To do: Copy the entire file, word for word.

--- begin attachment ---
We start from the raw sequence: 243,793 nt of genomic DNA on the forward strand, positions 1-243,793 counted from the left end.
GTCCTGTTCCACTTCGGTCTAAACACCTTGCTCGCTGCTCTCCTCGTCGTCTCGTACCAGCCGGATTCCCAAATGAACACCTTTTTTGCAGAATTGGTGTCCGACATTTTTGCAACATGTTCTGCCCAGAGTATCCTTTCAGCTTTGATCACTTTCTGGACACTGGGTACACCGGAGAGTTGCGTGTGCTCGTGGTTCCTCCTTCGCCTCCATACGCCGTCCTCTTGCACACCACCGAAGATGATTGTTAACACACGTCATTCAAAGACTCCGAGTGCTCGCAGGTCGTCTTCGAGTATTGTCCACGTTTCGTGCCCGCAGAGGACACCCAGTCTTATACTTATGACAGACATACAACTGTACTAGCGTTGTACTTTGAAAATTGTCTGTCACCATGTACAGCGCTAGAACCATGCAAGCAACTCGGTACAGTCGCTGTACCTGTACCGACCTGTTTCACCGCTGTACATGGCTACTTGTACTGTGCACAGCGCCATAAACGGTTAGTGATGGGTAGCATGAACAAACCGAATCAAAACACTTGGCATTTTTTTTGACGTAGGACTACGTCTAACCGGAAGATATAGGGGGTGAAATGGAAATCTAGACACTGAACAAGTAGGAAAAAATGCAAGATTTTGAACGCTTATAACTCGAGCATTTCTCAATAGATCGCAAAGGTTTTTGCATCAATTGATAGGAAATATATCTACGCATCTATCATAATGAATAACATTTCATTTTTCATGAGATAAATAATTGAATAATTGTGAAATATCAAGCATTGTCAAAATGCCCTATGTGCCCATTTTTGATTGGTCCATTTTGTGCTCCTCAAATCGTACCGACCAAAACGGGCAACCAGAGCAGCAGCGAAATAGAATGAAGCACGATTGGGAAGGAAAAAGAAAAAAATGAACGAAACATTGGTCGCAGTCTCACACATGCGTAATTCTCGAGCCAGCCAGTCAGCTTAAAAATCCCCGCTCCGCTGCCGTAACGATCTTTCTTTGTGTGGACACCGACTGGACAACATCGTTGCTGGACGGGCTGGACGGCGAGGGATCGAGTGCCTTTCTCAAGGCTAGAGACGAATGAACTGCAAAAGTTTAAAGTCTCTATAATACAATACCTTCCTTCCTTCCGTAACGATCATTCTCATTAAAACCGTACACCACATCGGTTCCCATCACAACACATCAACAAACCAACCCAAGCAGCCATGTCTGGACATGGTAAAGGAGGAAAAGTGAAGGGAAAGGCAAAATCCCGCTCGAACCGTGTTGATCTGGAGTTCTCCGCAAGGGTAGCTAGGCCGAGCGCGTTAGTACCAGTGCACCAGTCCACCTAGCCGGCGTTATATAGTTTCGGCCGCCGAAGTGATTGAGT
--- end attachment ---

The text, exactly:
We start from the raw sequence: 243,793 nt of genomic DNA on the forward strand, positions 1-243,793 counted from the left end.
GTCCTGTTCCACTTCGGTCTAAACACCTTGCTCGCTGCTCTCCTCGTCGTCTCGTACCAGCCGGATTCCCAAATGAACACCTTTTTTGCAGAATTGGTGTCCGACATTTTTGCAACATGTTCTGCCCAGAGTATCCTTTCAGCTTTGATCACTTTCTGGACACTGGGTACACCGGAGAGTTGCGTGTGCTCGTGGTTCCTCCTTCGCCTCCATACGCCGTCCTCTTGCACACCACCGAAGATGATTGTTAACACACGTCATTCAAAGACTCCGAGTGCTCGCAGGTCGTCTTCGAGTATTGTCCACGTTTCGTGCCCGCAGAGGACACCCAGTCTTATACTTATGACAGACATACAACTGTACTAGCGTTGTACTTTGAAAATTGTCTGTCACCATGTACAGCGCTAGAACCATGCAAGCAACTCGGTACAGTCGCTGTACCTGTACCGACCTGTTTCACCGCTGTACATGGCTACTTGTACTGTGCACAGCGCCATAAACGGTTAGTGATGGGTAGCATGAACAAACCGAATCAAAACACTTGGCATTTTTTTTGACGTAGGACTACGTCTAACCGGAAGATATAGGGGGTGAAATGGAAATCTAGACACTGAACAAGTAGGAAAAAATGCAAGATTTTGAACGCTTATAACTCGAGCATTTCTCAATAGATCGCAAAGGTTTTTGCATCAATTGATAGGAAATATATCTACGCATCTATCATAATGAATAACATTTCATTTTTCATGAGATAAATAATTGAATAATTGTGAAATATCAAGCATTGTCAAAATGCCCTATGTGCCCATTTTTGATTGGTCCATTTTGTGCTCCTCAAATCGTACCGACCAAAACGGGCAACCAGAGCAGCAGCGAAATAGAATGAAGCACGATTGGGAAGGAAAAAGAAAAAAATGAACGAAACATTGGTCGCAGTCTCACACATGCGTAATTCTCGAGCCAGCCAGTCAGCTTAAAAATCCCCGCTCCGCTGCCGTAACGATCTTTCTTTGTGTGGACACCGACTGGACAACATCGTTGCTGGACGGGCTGGACGGCGAGGGATCGAGTGCCTTTCTCAAGGCTAGAGACGAATGAACTGCAAAAGTTTAAAGTCTCTATAATACAATACCTTCCTTCCTTCCGTAACGATCATTCTCATTAAAACCGTACACCACATCGGTTCCCATCACAACACATCAACAAACCAACCCAAGCAGCCATGTCTGGACATGGTAAAGGAGGAAAAGTGAAGGGAAAGGCAAAATCCCGCTCGAACCGTGTTGATCTGGAGTTCTCCGCAAGGGTAGCTAGGCCGAGCGCGTTAGTACCAGTGCACCAGTCCACCTAGCCGGCGTTATATAGTTTCGGCCGCCGAAGTGATTGAGT